The Cornish economy profited from the miners’ work abroad. Some men sent back “home pay”, which helped to keep their families out of the workhouse. As well as their mining skills, the Cornish emigrants carried their culture and way of life with them when they travelled. They formed tight-knit communities, and did not lose contact with either the people or the customs of their homeland. Wrestling competitions took place in the new settlements, Cornish Methodist chapels were constructed, pasties and saffron cakes became well-known to natives of Australia and the United States alike, and the air resounded with the sound of brass bands and Cornish carols, wherever the miners went.



Mary Elfrida Catherine had a talent for playing the piano and at the age of 14 was put forward to take the L.R.A.M. music exam. She was far too young and unfortunately failed. One wonders from whom she could have had lessons in Cornwall? Did she have to travel the 5 miles to Truro to find a piano teacher, perhaps? She played the organ in Church for many years and taught dancing and no doubt gave piano lessons as well. One of her favourite pieces was the Nocturne in D flat Major Op. 27 No. 2 by Chopin, so John Barwis Delbridge told his niece Eldrith. In 1914, Miss Rudall, presumably Elfrida, was listed as Hon. Sec of the St Agnes District Nursing Association, with John Williams as Hon. Treasurer. Elfrida was stricken with breast cancer and passed away in 1928 at the age of 54 at Rosemundy in St. Agnes. The present Rosemundy Hotel was previously a Nursing Home. Rosemundy is also a district of St. Agnes.


Elfrida’s son, John Barwis Delbridge, known as 'Bar', went out to Assam, North-East frontier of India, as a tea planter at the age of 21. Fortunately, for the family, he became a Manager just as war was declared. All Assistant Managers were called up to fight in Burma. By the time he retired at the age of 55 years, he was Manager of three Tea Gardens. He retired to Bulawayo in Rhodesia (Zimbabwe) where he worked with Coca Cola. He was married in 1937 to Norah Martin, elder daughter of Charles Martin, M.A. Astronomer at Dunsink Observatory. Norah’s sister Edith worked for Guinness. Bar was Miriam Moore's godfather, a gentle giant with dark hair. Bar and Norah had a daughter Eldrith Janet Delbridge, who grew up in India, was educated at Hillcourt School (now Rathdown) in Glenageary and today lives near Portsmouth. In March 1962 she married Captain Patrick Erskine Ward, a decorated naval officer and son of Major James Palmer Ward and Yvonne Lockington Flood (both James and Yvonne spent their young lives in Assam and were married out there). James was a grandson of Sir William Erskine Ward, the last Viceroy of Assam. Yvonne's father, Cedric Lockington Flood, was also in tea in Assam and latterly became Superintendant of the Zoological Gardens in Phoenix Park, Dublin. Patrick and Eldrith had two daughters, Julia Helen Yvonne Ward (married to John Moulton) and Janette Elizabeth Barwis Ward (married to Andy Britton) and a son, Richard John Rudall Bangor Ward (married to Elizabeth). The Wards were divorced in 1971.


Phyllis, aged 16, nursed her mother through the final stages in the Vicarage at St. Agnes. She subsequently went to live with her mother's only sibling, Ada Rudall, known as "Aunt" at 4 Glanville Terrace, St. Agnes. In January 1929, the St Agnes Parish Magazine reported that P. Delbridge (aka Phyllis) had the role of the Baroness (or Stepmother) in a performance of Cinderella with a special orchestra conducted by Mr. W. Donald Behenna. While attending her brother’s wedding to Norah Martin in 1937, Phyllis met Eric Craigie of the Merville Dairy clan in Finglas, North Dublin. Another version holds that they met on a visit to Aintree one April. Either way, they were married on 12th July 1940. Phyllis sailed to Ireland for the wedding on her own, armed with a wedding dress and the cake. She reputedly spent the honeymoon locked away in her bedroom while Eric and his six brothers consulted a crate of whiskey bottles at their fishing lodge in County Mayo. Phyllis's excellent Cornish pasties, passionate Royalism and penchant for wrapping every single Christmas stocking item in newspaper are among many legacies she bequeathed to her descendents. Eric and Phyllis Craigie had a son, Ramor, and three daughters, Virginia, Miriam and Susan. Eric became well known in Ireland as an industrialist, farmer, inventor and former Master of the Ward Union Hunt. His life story is recalled in two colourful books published by Lilliput Press – ‘ An Irish Sporting Life’ and ‘Telling Tales’. His second daughter Miriam married Archie Moore and is mother to my beautiful wife Ally and grandmother to my daughters Jemima and Bay.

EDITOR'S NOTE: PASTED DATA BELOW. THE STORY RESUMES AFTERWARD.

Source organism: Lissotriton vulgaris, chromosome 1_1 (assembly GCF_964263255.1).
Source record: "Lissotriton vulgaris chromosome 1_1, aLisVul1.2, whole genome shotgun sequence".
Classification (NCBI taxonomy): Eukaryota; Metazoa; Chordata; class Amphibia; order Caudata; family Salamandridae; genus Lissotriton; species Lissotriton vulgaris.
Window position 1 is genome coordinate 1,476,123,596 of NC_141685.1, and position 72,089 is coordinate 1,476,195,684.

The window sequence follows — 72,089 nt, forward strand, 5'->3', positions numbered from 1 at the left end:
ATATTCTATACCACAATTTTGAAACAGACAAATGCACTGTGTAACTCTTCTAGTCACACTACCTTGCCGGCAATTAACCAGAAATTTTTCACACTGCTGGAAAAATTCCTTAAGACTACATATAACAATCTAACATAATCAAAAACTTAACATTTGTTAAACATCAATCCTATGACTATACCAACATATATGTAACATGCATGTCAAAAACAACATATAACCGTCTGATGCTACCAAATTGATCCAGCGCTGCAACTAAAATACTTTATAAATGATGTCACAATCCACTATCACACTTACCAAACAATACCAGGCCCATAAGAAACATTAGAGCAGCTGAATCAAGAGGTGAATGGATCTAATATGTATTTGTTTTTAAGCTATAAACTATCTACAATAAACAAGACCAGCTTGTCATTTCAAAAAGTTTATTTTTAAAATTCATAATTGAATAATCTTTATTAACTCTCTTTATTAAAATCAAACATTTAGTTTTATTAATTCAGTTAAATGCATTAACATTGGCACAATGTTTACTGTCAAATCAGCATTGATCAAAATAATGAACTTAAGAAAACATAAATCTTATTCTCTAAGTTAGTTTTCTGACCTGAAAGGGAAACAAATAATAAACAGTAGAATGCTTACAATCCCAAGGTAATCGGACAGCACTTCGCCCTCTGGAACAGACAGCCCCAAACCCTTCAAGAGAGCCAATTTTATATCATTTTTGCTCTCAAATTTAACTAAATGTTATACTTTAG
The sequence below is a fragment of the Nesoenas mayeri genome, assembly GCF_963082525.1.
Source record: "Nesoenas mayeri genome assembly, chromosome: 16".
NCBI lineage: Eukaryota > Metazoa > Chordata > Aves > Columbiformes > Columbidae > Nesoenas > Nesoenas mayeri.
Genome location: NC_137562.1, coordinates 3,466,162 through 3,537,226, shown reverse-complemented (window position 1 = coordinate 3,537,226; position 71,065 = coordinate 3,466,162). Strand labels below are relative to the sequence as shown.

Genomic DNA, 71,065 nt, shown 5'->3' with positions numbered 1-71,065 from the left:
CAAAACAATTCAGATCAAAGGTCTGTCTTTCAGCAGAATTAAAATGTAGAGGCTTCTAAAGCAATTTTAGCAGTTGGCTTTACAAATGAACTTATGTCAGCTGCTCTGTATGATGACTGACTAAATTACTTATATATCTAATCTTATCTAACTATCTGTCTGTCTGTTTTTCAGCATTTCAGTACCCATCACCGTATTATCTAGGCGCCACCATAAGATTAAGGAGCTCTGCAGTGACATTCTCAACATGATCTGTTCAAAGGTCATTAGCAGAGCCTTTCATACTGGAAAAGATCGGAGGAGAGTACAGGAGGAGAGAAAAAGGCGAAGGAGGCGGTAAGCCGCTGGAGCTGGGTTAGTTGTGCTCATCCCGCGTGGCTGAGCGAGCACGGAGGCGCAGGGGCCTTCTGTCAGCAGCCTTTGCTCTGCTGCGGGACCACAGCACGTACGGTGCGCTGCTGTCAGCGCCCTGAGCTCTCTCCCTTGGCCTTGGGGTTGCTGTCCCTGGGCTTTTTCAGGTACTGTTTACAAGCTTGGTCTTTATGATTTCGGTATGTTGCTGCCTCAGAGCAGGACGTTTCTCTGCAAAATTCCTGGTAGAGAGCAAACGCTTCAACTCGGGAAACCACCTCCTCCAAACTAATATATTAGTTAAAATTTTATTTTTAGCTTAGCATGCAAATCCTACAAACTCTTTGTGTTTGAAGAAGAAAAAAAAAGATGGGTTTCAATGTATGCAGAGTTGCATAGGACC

[1] Another of John and Elizabeth Delbridge's sons was Joseph Delbridge (brother of John Delbridge II) who was christened on 6th December 1812 at St. Agnes. (Records show spelling as Dulbridge). He married Jane Hall in 1837 at St Agnes. (Records show spelling as Delbudge). Joseph and Jane had six children including Selina, born 1849, who married James Collins in 1869 at Gunnislake, Cornwall and emigrated to America, where they had a daughter, Minnie Maud Collins, and then settled in gold-mining area of Thames, New Zealand. This information was kindly provided in September 2011 by Cherie Hamlin, great-granddaughter of Minnie Maud Adams (nee Collins).

[2] On the 3rd February, 1830, a fearful accident occurred at the United Hills Mine in St. Agnes parish when an engine boiler burst killing nine of thirteen persons on the premises at the time.

[3] It is worth noting that in 1914, a Thomas John Delbridge was listed as a Boot dealer with an address at Vicarage Road in St. Agnes. TJ Delbridge later set up a successful garage in the town.

With many kind thanks to Eldrith Ward, Miriam Moore, Virginia Hartley, Marie O'Brien, Cherie Hamlin and Julia Moran.